POLICE expect a repeat of last summer’s riots and are concerned about how budget cuts will affect their ability to deal with the unrest, according to a study.
The majority of police officers caught up in August’s unrest believe similar rioting is likely, with many citing worsening social and economic conditions as the potential cause, the survey found.
Officers also fear their forces do not have the resources to cope with unrest on a similar scale.
A total of 130 officers were interviewed as part of the Reading the Riots research led by the London School of Economics.
Most gave anonymous accounts of the riots which spread across London, Birmingham, Liverpool, Manchester and Salford last summer.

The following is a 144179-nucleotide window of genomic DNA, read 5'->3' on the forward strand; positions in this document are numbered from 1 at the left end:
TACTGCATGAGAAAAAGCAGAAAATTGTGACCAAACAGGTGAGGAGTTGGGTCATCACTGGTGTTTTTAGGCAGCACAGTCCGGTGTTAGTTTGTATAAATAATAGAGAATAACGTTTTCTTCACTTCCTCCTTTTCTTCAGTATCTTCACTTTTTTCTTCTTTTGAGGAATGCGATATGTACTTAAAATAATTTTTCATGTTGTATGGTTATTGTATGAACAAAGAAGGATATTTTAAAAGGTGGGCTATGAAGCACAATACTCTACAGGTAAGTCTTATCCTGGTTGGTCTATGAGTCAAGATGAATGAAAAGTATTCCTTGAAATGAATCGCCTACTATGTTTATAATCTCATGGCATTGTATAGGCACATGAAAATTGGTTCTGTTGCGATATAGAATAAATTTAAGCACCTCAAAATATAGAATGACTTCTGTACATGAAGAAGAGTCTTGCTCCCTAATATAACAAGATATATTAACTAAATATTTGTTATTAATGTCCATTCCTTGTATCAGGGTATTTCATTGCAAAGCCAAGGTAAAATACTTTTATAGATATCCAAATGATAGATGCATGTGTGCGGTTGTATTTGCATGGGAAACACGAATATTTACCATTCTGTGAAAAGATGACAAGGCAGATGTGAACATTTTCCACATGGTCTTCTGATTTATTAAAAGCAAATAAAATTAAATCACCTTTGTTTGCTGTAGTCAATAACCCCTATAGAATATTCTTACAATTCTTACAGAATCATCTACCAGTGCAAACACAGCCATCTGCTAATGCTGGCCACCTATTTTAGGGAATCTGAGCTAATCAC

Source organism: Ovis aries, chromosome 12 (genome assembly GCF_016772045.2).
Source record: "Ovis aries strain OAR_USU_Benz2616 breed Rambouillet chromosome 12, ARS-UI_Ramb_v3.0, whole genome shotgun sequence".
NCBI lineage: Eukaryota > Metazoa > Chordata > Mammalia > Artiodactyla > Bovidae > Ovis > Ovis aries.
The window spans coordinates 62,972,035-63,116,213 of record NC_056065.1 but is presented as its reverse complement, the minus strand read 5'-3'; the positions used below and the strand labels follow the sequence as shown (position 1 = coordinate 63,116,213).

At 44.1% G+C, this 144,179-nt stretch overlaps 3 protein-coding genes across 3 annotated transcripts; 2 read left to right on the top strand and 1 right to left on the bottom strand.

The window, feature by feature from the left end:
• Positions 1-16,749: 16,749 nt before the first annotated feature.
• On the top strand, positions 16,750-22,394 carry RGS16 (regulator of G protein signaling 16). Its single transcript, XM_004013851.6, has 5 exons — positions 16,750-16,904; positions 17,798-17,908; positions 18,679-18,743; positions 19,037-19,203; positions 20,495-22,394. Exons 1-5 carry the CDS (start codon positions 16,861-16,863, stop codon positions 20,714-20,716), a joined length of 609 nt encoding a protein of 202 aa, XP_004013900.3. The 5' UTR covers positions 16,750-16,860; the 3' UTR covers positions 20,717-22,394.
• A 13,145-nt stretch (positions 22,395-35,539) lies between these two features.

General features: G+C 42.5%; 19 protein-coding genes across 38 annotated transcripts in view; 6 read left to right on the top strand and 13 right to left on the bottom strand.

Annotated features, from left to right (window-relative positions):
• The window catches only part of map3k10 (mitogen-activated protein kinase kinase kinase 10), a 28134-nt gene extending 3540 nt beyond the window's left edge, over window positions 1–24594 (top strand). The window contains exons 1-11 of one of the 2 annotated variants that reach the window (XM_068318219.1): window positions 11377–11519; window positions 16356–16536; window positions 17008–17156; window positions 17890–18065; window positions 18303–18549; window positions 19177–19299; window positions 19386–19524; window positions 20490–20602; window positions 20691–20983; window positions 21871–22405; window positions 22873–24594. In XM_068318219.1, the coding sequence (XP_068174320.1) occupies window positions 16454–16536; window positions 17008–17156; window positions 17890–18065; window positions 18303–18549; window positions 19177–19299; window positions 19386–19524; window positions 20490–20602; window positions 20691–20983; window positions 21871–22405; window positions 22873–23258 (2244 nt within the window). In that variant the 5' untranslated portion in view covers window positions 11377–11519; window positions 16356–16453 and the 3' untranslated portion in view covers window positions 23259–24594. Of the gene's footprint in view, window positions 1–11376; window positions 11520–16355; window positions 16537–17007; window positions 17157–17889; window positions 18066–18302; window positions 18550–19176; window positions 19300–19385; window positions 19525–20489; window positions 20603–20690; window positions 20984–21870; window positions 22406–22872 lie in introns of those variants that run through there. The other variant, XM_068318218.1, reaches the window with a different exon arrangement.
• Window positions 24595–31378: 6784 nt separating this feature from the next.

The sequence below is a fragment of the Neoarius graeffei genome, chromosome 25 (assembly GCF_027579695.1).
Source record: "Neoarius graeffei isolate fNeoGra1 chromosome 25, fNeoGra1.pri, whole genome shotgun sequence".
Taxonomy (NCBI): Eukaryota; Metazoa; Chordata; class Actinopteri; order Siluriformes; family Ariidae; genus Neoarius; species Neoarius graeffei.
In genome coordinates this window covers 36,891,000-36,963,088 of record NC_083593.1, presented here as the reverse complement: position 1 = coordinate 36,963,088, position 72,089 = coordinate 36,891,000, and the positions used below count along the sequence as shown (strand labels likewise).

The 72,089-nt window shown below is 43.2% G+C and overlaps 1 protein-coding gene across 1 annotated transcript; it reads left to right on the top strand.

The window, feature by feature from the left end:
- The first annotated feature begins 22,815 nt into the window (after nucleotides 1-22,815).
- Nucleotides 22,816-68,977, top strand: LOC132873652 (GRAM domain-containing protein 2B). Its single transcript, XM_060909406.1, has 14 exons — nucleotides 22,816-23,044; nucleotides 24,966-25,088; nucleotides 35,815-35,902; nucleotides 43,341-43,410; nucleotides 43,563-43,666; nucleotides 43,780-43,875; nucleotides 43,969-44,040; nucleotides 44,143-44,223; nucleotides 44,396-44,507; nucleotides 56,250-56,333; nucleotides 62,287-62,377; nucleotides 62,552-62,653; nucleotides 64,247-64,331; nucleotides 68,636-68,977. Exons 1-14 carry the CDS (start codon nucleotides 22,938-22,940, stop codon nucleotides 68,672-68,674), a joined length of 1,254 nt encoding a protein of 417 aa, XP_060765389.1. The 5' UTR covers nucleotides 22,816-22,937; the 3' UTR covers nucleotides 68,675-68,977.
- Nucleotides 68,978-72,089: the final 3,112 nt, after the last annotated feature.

Nearly all those interviewed described the unrest as the greatest physical and psychological challenge of their careers and officers of all ranks said they were astonished no colleagues were killed.
One superintendent from Greater Manchester Police said he expected more riots within the year.
When asked if rioting will happen again, he said: “I think if you have bad economic times, hot weather, some sort of an event that sets it off ... my answer is: yes, it could.
“Because I don’t think anything has changed between now and last August, and the only thing that’s different is people have thought: riots are fun.”
Police generally rejected criticism of the tactics deployed during the trouble, but admitted they were stretched to the limit by the scale and speed of rioting and left totally overwhelmed in places.
Victims, so-called vigilantes and lawyers who dealt with the aftermath in the courts were also quizzed.
The first tranche of research, published in December, was based on interviews with 270 rioters.